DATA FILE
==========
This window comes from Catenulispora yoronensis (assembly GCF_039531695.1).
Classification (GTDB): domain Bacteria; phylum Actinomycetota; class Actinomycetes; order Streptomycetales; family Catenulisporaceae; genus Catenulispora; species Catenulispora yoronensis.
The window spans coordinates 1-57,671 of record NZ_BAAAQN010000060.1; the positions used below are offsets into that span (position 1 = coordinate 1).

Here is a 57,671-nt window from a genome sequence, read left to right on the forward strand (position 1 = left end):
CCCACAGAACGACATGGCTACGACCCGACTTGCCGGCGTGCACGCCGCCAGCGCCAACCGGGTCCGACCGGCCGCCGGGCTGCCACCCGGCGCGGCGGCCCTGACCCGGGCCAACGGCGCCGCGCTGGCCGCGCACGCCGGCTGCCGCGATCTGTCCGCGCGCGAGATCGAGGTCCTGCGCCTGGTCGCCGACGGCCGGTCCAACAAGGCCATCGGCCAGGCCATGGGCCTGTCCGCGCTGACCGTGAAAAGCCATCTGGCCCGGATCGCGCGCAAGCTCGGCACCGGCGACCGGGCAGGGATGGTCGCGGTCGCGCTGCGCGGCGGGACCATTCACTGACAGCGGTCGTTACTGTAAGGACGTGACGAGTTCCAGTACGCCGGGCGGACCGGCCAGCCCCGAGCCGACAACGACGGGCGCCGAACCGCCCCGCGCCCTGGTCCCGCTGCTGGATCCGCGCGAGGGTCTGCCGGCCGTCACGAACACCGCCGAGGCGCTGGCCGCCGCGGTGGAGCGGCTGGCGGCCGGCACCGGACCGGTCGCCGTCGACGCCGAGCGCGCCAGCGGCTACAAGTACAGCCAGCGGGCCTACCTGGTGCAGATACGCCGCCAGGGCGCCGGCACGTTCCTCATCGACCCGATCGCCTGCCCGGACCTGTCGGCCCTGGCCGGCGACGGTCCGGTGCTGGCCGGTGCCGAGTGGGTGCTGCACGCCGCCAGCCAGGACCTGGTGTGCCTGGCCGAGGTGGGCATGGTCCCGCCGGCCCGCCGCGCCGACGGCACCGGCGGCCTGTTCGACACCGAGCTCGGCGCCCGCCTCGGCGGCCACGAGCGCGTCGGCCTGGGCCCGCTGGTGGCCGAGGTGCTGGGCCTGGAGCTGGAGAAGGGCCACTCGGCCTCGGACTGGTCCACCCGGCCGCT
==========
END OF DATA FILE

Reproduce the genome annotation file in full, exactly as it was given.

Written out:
This window comes from Catenulispora yoronensis (assembly GCF_039531695.1).
Classification (GTDB): domain Bacteria; phylum Actinomycetota; class Actinomycetes; order Streptomycetales; family Catenulisporaceae; genus Catenulispora; species Catenulispora yoronensis.
The window spans coordinates 1-57,671 of record NZ_BAAAQN010000060.1; the positions used below are offsets into that span (position 1 = coordinate 1).

Here is a 57,671-nt window from a genome sequence, read left to right on the forward strand (position 1 = left end):
CCCACAGAACGACATGGCTACGACCCGACTTGCCGGCGTGCACGCCGCCAGCGCCAACCGGGTCCGACCGGCCGCCGGGCTGCCACCCGGCGCGGCGGCCCTGACCCGGGCCAACGGCGCCGCGCTGGCCGCGCACGCCGGCTGCCGCGATCTGTCCGCGCGCGAGATCGAGGTCCTGCGCCTGGTCGCCGACGGCCGGTCCAACAAGGCCATCGGCCAGGCCATGGGCCTGTCCGCGCTGACCGTGAAAAGCCATCTGGCCCGGATCGCGCGCAAGCTCGGCACCGGCGACCGGGCAGGGATGGTCGCGGTCGCGCTGCGCGGCGGGACCATTCACTGACAGCGGTCGTTACTGTAAGGACGTGACGAGTTCCAGTACGCCGGGCGGACCGGCCAGCCCCGAGCCGACAACGACGGGCGCCGAACCGCCCCGCGCCCTGGTCCCGCTGCTGGATCCGCGCGAGGGTCTGCCGGCCGTCACGAACACCGCCGAGGCGCTGGCCGCCGCGGTGGAGCGGCTGGCGGCCGGCACCGGACCGGTCGCCGTCGACGCCGAGCGCGCCAGCGGCTACAAGTACAGCCAGCGGGCCTACCTGGTGCAGATACGCCGCCAGGGCGCCGGCACGTTCCTCATCGACCCGATCGCCTGCCCGGACCTGTCGGCCCTGGCCGGCGACGGTCCGGTGCTGGCCGGTGCCGAGTGGGTGCTGCACGCCGCCAGCCAGGACCTGGTGTGCCTGGCCGAGGTGGGCATGGTCCCGCCGGCCCGCCGCGCCGACGGCACCGGCGGCCTGTTCGACACCGAGCTCGGCGCCCGCCTCGGCGGCCACGAGCGCGTCGGCCTGGGCCCGCTGGTGGCCGAGGTGCTGGGCCTGGAGCTGGAGAAGGGCCACTCGGCCTCGGACTGGTCCACCCGGCCGCT